Francesa said the show airing on YES Network was a sticking point for the Yankees in negotiations with CBS Radio to continue airing the franchise’s broadcasts.

“Our first deal with them were not for a lot of money. Our later deals with them were for a very significant amount of money. But it was George’s idea. So give him credit for it. He wanted Mike and The Mad Dog as part of the CBS Radio contract, and we were. Our joining the YES Network was part of the CBS Radio contract.”

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Dave Portnoy Reveals Back-And-Forth With New York Times Reporter Who Claimed He ‘Did Not Provide Answers’

“You waited till (sic) your hit piece was done and now you just need to say you gave me a fair chance to speak even though you have no interest in the truth and your article is already written”.

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A story from The New York Times centered around “aging casino company” — Penn National Gaming — and its relationship with “degenerate gambler” — Barstool Sports founder Dave Portnoy — caught the eye of the face of the online outlet after the claim that he “didn’t provide answers”.

In the story, Steel claims “Penn and Barstool executives did not respond to repeated messages. Mr. Portnoy did not provide answers.” Portnoy brought the receipts to Twitter with a video of all of the correspondence he had with Times writer Emily Steel.

The alleged conversation takes place sporadically from May through November, with Portnoy offering to meet face-to-face with Steel for an interview that is mutually audio and video recorded, which Steel declines. She offered to meet Portnoy in New York for an audio recorded interview, which he declined, saying the interview needed to take place in Miami, because “I’m not running around to accommodate you at the 11th hour.”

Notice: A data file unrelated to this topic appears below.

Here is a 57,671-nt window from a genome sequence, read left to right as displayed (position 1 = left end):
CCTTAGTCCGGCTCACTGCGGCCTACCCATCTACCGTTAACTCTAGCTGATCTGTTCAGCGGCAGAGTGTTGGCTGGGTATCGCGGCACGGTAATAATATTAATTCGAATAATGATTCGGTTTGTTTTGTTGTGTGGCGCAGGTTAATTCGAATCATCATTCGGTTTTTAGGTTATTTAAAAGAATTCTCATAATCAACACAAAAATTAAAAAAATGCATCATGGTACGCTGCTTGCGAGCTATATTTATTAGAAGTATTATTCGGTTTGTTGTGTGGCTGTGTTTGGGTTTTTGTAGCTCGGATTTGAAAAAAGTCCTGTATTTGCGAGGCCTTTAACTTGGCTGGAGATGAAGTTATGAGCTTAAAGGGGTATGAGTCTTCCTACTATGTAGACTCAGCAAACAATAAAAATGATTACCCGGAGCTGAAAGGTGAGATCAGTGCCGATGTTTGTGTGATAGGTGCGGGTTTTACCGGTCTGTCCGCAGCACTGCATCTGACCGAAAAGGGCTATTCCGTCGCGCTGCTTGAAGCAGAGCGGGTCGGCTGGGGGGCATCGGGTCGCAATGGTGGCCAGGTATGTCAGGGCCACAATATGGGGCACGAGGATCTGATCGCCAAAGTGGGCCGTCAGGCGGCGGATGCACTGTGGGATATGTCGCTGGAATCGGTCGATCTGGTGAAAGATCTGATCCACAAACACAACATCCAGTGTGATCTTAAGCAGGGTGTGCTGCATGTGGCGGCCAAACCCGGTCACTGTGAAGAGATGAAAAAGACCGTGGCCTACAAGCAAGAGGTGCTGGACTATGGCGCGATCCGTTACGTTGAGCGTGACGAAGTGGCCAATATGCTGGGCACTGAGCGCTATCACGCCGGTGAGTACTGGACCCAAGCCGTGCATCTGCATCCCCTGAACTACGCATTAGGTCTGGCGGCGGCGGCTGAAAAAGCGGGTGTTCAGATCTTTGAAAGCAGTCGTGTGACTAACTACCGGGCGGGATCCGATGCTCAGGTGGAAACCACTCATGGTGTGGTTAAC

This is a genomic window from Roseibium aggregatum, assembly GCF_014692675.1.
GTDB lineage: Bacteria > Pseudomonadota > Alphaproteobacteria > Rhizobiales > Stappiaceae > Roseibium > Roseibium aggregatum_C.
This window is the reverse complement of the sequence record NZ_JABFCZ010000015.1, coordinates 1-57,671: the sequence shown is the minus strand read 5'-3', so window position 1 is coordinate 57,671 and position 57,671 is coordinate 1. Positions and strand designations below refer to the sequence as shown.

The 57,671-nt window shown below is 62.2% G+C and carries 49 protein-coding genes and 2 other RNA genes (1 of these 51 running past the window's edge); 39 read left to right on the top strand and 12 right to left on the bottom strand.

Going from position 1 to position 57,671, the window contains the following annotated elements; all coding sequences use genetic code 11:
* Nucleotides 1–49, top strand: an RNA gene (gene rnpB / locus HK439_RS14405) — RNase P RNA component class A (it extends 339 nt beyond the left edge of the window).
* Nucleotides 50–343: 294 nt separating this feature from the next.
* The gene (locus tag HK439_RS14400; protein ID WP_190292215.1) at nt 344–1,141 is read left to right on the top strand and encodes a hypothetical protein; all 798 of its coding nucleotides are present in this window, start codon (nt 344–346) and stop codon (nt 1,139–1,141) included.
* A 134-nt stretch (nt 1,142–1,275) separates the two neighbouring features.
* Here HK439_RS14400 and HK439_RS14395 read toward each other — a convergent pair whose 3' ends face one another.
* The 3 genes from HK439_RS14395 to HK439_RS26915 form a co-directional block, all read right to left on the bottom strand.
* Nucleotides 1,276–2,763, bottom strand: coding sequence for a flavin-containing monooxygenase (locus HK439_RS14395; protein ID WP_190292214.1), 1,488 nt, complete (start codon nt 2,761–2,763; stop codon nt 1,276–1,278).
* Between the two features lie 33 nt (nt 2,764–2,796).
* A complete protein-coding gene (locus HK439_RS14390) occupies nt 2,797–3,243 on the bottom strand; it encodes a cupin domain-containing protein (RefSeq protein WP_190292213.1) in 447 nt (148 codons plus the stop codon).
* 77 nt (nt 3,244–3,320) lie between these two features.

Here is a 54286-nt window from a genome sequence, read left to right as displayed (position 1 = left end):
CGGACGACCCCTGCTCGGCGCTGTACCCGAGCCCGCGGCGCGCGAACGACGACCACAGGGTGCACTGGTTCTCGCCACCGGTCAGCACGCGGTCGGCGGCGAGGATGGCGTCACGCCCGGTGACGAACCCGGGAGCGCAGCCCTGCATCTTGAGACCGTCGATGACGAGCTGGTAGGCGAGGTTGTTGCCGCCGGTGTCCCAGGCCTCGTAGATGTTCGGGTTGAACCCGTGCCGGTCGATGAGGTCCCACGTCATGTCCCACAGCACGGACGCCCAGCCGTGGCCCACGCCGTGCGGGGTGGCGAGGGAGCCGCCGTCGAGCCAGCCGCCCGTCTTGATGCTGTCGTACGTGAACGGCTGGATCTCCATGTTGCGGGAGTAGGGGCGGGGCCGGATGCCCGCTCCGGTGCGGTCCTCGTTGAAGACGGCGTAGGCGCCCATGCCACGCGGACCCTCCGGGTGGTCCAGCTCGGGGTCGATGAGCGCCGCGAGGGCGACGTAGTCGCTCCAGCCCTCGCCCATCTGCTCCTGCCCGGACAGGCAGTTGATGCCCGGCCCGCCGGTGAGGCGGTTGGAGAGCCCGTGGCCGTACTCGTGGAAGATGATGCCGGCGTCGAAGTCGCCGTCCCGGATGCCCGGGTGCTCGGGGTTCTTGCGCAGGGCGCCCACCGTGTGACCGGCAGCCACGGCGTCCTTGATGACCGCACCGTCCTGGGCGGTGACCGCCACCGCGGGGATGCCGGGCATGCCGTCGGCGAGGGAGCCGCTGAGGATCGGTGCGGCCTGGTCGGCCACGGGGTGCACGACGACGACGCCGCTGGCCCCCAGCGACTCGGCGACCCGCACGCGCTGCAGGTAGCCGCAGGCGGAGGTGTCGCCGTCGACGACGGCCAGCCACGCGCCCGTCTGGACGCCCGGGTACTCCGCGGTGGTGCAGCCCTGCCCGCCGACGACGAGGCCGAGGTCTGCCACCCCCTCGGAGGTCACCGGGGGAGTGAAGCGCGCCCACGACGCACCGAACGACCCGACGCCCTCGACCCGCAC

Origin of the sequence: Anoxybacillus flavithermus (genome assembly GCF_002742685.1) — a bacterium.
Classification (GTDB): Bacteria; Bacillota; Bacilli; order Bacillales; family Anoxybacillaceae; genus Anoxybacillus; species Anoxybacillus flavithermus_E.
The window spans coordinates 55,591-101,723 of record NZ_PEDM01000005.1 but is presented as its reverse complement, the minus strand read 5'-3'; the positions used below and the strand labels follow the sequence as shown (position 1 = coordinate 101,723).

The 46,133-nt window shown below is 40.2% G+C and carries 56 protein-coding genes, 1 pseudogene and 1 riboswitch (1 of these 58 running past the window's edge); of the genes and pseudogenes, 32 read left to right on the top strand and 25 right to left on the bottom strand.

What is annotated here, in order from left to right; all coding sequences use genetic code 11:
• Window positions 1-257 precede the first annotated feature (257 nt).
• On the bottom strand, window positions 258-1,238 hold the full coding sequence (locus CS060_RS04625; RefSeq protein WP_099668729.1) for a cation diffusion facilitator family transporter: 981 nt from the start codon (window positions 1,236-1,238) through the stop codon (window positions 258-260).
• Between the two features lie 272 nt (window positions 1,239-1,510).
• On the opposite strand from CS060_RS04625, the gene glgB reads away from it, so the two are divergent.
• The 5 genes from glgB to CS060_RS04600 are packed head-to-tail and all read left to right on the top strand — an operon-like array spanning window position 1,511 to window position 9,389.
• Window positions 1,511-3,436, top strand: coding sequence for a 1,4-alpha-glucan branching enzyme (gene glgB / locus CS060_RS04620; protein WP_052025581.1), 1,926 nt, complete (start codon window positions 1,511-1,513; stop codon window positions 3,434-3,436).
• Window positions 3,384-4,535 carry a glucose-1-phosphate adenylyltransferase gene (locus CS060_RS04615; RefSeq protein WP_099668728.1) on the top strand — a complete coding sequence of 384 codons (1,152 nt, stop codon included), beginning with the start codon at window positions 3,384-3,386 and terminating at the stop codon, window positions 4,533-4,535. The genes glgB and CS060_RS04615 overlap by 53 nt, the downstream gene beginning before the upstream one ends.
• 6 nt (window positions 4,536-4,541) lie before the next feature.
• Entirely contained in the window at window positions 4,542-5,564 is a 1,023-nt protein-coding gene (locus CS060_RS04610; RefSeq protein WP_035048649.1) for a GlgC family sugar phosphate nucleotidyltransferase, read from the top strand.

He added “You waited till (sic) your hit piece was done and now you just need to say you gave me a fair chance to speak even though you have no interest in the truth and your article is already written”.

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Kareem Daniel Leaving Disney After Bob Iger Reassumes Role as Company CEO

“This is a time of enormous change and challenges in our industry, and our work will also focus on creating a more efficient and cost-effective structure.”

Jordan Bondurant

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Bob Iger is back as the CEO of Disney, and one of the first moves he made was to announce a company restructure. Part of that restructure includes the departure of Kareem Daniel, the chair of Disney Media and Entertainment Distribution (DMED).

DMED was formed under now-previous CEO Bob Chapek. The division manages Disney’s streaming services which includes ESPN+.

Daniel was considered one of those closest to Chapek. Iger announced Daniel’s departure in a memo to employees at DMED.

“It is my intention to restructure things in a way that honors and respects creativity as the heart and soul of who we are,” Iger said in the memo. “As you know, this is a time of enormous change and challenges in our industry, and our work will also focus on creating a more efficient and cost-effective structure.”

ESPN president Jimmy Pitaro will join other company leaders in coming up with a new company structure that Iger hopes “puts more decision-making back in the hands of our creative teams and rationalizes costs.”